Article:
Famed Kashmiri bronzes, preserved in the monasteries of Ladakh and Tibet, also show the influence of the late Buddhist Pala school of Bihar and Bengal. Fascinatingly, the Rajatarangini narrates how King Lalitaditya (8th century) brought back with him to Kashmir from Magadha (Bihar) colossal Buddha statues gleaming in bronze, strapped on the backs of elephants—a local memory of a momentous transfer of artwork that evokes the artistic and religious interconnectedness of the two regions.

Indeed from the very beginning, Kashmiris worshipped the same deities as the rest of India, be it Shiva, Shakti, Vishnu or the Buddha. It is Kashmiris who took Buddhism to China and Central Asia on the one hand, and esoteric Shiva Advaita (Kashmir Shaivism) to the Deccan on the other. While preserving their own special rituals, Kashmiris observed all the same festivals as the rest of India, be it Ganesh Chaturthi (Pann), Shivaratri (Herath) or Janmashtami (Zaramsatam), even as the Devi remained central to Kashmiri selfhood.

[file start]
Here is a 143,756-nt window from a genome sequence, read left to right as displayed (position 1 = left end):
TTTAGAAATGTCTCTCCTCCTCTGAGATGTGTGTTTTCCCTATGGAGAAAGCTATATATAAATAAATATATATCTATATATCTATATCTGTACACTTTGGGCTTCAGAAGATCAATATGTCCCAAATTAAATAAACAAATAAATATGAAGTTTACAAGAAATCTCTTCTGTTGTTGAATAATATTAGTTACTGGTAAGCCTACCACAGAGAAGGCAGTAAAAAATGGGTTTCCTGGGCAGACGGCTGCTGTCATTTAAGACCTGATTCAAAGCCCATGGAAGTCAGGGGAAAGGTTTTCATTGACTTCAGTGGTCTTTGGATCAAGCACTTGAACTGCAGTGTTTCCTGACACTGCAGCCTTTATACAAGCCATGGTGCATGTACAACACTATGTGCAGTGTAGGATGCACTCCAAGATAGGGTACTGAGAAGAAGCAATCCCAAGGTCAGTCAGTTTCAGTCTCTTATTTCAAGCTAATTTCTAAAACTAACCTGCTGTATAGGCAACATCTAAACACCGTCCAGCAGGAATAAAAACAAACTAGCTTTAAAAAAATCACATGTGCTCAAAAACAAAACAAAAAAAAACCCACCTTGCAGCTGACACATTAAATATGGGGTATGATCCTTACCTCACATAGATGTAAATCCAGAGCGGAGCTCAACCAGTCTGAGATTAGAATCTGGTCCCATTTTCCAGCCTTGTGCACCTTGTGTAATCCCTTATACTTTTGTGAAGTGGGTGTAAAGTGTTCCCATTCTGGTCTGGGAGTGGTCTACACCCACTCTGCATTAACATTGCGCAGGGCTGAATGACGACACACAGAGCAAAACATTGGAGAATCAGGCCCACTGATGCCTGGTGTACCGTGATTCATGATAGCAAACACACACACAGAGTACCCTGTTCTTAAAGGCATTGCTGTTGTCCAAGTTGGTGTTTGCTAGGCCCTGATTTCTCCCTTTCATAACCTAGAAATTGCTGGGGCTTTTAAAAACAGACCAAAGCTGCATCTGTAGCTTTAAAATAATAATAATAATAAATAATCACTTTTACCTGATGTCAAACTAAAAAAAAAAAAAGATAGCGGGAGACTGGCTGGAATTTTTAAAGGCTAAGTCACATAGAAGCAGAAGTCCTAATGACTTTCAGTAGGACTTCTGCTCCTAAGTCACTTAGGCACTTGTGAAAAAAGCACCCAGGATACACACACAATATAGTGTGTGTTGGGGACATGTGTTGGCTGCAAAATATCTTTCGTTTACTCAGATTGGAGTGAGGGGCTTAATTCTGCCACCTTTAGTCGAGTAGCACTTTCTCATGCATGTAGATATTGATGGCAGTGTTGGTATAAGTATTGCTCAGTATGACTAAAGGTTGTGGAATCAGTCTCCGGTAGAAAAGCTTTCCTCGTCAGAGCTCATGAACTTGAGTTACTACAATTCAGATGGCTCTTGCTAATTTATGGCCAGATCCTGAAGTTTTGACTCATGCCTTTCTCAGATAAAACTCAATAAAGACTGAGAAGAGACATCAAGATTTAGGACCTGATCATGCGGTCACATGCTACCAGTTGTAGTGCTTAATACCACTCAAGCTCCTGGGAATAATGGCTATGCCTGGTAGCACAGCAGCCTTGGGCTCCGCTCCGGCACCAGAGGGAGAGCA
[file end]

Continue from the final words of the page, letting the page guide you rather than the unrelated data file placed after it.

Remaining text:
It is no wonder then that, dedicated to Shakti-Saraswati, the Sharada temple, at present lying derelict in PoK, was once thronged by devotees from as far as Bengal in the 8th century and was listed by Al Biruni in the 11th century as among the top three shrines of all of Al Hind (India). And till today, some Hindu prayers in the South include the invocation sharadadevi kashmir-pura-vasini namostute (salutations to the goddess Sharada of Kashmir). Premodern Indic connectivity, and Kashmir’s role in it, are truly mind-boggling!

This is perhaps best captured by the tradition of the great 8th century seer-intellectual Shankaracharya’s three tours of philosophical conquest across the length and breadth of this country. Each time, setting out from his home in Kaladi, Kerala, he consciously chose none other than Kashmir—again the Sharadapeeth, the seat of all learning (sarvagyapeeth)—as the fitting culmination of his scholarly travels. The ancient Shankaracharya temple at Srinagar still stands witness to this epic visit as also to the astonishing centrality of Kashmir to the imagination of South India and vice versa.